A new effort launched this week demanding that members of Congress do the most basic function expected of them–read the bills they are voting on and listen to the concerns of constituents before they cast their vote.
The effort–launched by the Sunlight Foundation at ReadTheBill.org–calls for the Congress to post all non-emergency bills and conference reports online for 72 hours before debate begins. This would allow the legislature, the public, the media, and advocacy organizations the chance to review the contents of bills before they are voted on and to make informed decisions.
ReadTheBill.org is calling for people to sign a petition in support of the this change in policy. Additionally, it has collected endorsements from a variety of watchdog and government transparency organizations including Public Citizen and the Center for Responsive Politics.
Economic Stimulus Bill Public for Only 13 Hours Before Vote
The economic stimulus bill–one of the costliest (at $787 billion) pieces of legislation–was likely not read by most legislators casting a vote on it. The 1,100-page bill was available for only 13 hours before it was passed, meaning that there was little time for legislators–let alone the public–to consider its contents. In fact, Congress even waived a rule requiring that it be available for 48 hours before a vote was taken. This gave the media, constituents, and members of the Congress little time to view the contents of the bill.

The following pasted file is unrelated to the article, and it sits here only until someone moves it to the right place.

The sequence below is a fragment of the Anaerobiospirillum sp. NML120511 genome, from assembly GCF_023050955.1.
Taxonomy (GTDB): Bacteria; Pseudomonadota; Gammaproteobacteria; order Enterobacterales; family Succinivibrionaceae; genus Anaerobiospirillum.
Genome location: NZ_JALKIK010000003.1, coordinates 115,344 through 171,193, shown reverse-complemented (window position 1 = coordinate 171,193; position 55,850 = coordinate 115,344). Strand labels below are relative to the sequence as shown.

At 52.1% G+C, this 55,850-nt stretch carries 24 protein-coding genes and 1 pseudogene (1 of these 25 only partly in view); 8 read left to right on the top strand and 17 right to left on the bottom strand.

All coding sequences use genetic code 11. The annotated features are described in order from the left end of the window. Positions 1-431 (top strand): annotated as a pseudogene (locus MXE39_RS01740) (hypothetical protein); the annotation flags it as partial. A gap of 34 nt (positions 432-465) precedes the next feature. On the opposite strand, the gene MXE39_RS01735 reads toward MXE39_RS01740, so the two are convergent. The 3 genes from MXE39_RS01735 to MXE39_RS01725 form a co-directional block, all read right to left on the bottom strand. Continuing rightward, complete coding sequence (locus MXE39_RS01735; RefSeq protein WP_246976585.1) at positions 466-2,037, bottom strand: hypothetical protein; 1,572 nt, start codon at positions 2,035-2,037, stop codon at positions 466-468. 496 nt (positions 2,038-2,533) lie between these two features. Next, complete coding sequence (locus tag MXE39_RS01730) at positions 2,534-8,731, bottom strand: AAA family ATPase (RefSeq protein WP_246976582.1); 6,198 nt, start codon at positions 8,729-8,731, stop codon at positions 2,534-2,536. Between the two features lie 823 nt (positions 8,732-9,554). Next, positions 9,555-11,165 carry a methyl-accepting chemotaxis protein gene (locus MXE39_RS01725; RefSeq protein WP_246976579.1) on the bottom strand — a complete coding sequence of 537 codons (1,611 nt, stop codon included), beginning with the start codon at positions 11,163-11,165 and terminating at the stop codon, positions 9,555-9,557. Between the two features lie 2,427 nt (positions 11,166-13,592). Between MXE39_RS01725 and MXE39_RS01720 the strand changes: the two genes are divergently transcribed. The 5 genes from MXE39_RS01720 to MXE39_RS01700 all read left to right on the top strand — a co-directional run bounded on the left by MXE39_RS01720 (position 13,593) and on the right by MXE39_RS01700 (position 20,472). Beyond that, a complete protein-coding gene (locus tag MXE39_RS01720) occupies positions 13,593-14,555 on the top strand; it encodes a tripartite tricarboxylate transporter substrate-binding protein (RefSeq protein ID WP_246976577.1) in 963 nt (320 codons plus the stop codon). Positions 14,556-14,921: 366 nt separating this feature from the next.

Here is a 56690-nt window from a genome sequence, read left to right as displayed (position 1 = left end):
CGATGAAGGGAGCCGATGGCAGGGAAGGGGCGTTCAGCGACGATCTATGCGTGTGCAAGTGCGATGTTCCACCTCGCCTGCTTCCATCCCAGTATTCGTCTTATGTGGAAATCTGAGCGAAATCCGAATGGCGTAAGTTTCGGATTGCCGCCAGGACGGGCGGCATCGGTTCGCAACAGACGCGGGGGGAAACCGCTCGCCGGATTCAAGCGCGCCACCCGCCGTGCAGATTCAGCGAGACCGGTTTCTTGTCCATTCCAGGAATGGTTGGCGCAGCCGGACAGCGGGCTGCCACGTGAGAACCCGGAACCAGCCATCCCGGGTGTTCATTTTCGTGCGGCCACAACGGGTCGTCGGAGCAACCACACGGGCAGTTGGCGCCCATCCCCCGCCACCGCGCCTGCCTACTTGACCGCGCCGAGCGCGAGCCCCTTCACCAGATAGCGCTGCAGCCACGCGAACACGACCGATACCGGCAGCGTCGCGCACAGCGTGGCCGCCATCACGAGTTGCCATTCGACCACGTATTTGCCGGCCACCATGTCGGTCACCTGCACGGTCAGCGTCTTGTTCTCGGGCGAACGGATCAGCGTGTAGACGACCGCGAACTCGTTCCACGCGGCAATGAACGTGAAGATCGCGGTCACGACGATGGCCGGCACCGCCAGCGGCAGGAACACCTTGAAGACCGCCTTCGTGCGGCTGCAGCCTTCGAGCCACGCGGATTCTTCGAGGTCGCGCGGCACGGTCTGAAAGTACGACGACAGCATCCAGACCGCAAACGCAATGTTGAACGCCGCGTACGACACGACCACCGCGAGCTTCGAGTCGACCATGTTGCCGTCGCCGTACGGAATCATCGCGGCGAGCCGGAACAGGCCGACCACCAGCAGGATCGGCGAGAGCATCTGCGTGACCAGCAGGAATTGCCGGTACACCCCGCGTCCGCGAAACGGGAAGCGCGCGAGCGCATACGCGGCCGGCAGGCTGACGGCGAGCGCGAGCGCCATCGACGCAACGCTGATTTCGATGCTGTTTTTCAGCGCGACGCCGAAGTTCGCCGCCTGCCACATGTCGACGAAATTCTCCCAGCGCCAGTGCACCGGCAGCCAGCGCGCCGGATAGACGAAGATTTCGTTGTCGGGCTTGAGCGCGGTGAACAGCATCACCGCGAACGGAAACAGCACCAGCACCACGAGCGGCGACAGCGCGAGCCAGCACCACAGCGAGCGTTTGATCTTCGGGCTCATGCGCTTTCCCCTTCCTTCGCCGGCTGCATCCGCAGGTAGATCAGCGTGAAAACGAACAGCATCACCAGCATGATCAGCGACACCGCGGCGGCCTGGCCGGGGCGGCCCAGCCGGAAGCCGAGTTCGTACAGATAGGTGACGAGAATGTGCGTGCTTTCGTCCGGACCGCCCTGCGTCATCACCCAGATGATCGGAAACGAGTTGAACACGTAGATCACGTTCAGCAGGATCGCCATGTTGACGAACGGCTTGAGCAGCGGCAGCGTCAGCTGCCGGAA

Bills Frequently Rushed Through Congress
Unfortunately, bills are frequently rushed through Congress, with members and the public often left in the dark about their specific contents. ReadTheBill.org has assembled a number of “case studies” where this happened. Many of their examples are some of the most controversial bills passed in recent years.
For example, the Congress passed the Wall Street Bailout bill with the final text available for only 29 hours. This left little time to pour over the complex legislation, possibly paving the way for the lack of transparency and accountability that the bill has been criticized for. Similarly, the bailout of Fannie and Freddie Mac–a 694 page bill–was available for only 19 hours.
Complex legislation dealing with privacy and civil liberties has also been rushed through in the past, most notably the USA PATRIOT Act that was never really made available before the vote (only two printed copies were available). Legislation governing warrantless wiretapping was also pushed through Congress, available for just 17 hours before it was voted on.